Art 55 Discriminatory acts: A discriminatory act shall be considered that, due to disability, a person is denied participation in cultural, sports and recreational activities that promote or carry out public or private institutions.
7317: Wildlife Conservation Law
ART 1: The wildlife is made up of the continental and insular fauna that lives in natural, temporary or permanent conditions, in the national territory and the flora that lives in natural conditions in the country.
ART 2: It is understood as: Aquarium: Tank of artificial water where you have live aquatic animals and vegetables. Hunting and fishing: The action, for any purpose, of harassing, catching or killing wild animals. Hunting: Art of hunting allusive to any creature or creatures hunted for food or for sport. Commerce: Activity of buying, selling or bartering for profit. Reservoir: Accumulation of water that occurs as a result of man’s retention of them. Exotic species: Organism introduced in a certain country and which is not its own. Wildlife: Set of continental and insular fauna that lives in natural, temporary or permanent conditions. Breeding Zoo: Place where it is about propagating or preserving animals outside their natural habitat.
ART 4: The production, management, extraction, commercialization, industrialization and use of the genetic material of wild flora and fauna, its parts, products and by-products, are declared of public interest and national heritage.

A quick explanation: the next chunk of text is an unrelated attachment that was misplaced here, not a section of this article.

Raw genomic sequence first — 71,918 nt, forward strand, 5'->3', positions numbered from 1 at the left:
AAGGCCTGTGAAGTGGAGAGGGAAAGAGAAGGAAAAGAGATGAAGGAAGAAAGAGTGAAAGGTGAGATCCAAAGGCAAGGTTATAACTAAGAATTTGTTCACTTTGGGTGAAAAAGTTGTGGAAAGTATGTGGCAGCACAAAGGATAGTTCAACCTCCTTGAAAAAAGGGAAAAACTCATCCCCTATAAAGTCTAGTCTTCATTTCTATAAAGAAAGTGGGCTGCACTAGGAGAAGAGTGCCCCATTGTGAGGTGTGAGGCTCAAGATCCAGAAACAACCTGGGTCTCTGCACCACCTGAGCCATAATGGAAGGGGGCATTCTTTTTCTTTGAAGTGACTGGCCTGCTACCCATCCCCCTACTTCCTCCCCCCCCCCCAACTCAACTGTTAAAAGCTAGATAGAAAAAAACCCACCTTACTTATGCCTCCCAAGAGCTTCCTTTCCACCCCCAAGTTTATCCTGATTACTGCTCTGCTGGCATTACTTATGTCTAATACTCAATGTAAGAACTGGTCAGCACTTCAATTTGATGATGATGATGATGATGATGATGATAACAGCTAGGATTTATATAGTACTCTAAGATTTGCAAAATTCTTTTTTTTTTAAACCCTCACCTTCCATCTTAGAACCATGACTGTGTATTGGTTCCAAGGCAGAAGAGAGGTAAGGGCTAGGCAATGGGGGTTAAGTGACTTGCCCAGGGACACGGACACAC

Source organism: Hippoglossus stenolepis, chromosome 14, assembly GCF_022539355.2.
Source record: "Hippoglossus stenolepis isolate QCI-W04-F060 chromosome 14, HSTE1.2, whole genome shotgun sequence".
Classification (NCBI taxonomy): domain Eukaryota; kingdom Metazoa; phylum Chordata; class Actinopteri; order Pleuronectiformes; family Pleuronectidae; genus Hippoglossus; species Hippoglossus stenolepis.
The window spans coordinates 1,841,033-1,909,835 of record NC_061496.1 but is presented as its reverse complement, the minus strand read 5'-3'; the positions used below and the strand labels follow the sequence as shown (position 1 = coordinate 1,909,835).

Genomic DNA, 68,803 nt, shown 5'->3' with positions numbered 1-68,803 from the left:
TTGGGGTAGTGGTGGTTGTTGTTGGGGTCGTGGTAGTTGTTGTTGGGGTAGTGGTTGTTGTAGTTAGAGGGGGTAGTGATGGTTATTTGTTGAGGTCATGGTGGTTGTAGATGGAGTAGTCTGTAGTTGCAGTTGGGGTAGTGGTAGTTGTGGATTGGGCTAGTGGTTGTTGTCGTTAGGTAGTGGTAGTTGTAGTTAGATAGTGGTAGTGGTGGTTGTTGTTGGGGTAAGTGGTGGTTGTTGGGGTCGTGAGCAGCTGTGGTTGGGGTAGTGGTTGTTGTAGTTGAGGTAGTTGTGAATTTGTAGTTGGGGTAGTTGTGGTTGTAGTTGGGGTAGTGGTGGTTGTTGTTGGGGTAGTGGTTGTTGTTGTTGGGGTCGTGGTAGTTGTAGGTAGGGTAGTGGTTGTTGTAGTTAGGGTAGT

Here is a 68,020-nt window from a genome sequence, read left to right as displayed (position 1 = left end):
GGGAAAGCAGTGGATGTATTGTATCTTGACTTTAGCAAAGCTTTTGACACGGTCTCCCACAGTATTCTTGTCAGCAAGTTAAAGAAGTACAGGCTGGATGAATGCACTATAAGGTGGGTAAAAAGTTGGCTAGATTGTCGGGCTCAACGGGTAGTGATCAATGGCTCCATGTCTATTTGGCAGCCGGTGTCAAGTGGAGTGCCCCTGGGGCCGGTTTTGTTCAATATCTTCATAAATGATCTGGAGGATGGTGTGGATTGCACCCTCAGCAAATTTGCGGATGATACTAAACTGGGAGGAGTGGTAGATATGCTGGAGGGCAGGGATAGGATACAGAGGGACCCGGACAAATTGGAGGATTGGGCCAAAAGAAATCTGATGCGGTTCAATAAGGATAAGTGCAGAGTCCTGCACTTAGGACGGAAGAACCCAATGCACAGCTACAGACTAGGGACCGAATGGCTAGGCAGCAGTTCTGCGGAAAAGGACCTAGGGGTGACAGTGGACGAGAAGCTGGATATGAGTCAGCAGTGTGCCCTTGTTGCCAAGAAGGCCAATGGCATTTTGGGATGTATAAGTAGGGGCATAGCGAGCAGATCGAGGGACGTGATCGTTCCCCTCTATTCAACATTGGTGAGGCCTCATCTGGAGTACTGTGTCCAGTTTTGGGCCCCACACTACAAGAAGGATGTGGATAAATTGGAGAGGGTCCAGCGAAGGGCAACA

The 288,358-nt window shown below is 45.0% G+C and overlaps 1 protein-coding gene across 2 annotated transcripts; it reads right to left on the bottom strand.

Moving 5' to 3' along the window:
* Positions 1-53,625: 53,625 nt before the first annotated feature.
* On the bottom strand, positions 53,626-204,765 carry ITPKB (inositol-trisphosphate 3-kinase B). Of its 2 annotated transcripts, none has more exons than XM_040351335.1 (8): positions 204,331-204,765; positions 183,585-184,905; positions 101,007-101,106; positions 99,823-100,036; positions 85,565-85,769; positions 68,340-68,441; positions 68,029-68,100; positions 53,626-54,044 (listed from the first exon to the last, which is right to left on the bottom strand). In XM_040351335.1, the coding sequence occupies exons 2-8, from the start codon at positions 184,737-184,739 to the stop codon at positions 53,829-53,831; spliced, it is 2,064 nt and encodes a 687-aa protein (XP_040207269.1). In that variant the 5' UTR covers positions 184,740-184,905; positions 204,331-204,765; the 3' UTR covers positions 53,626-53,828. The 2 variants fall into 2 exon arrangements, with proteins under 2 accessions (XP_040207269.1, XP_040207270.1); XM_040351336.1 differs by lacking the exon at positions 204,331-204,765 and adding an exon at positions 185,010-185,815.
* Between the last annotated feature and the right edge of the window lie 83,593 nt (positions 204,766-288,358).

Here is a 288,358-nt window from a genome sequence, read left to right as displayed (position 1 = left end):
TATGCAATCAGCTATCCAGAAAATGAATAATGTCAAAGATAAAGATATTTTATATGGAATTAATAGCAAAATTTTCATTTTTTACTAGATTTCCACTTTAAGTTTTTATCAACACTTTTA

ART 14: Hunting, fishing and the extraction of continental or insular fauna and flora of endangered species are prohibited, with the exception of reproduction carried out “sustainably”.
ART 28: The exercise of hunting, this is classified as: Sports: when done for fun, recreation or recreation. Scientific: when done for scientific study purposes. Subsistence: when done to meet food needs of people with limited economic resources.
ART 61: In order to regulate the exercise of inland and island fishing, it is classified as follows: Sports: when practiced for fun, recreation or recreation. Scientific or cultural: when done for study or teaching purposes. Subsistence: when it is done to meet the nutritional needs of people with limited economic resources, verified by means of the norms dictated by this law and its regulations.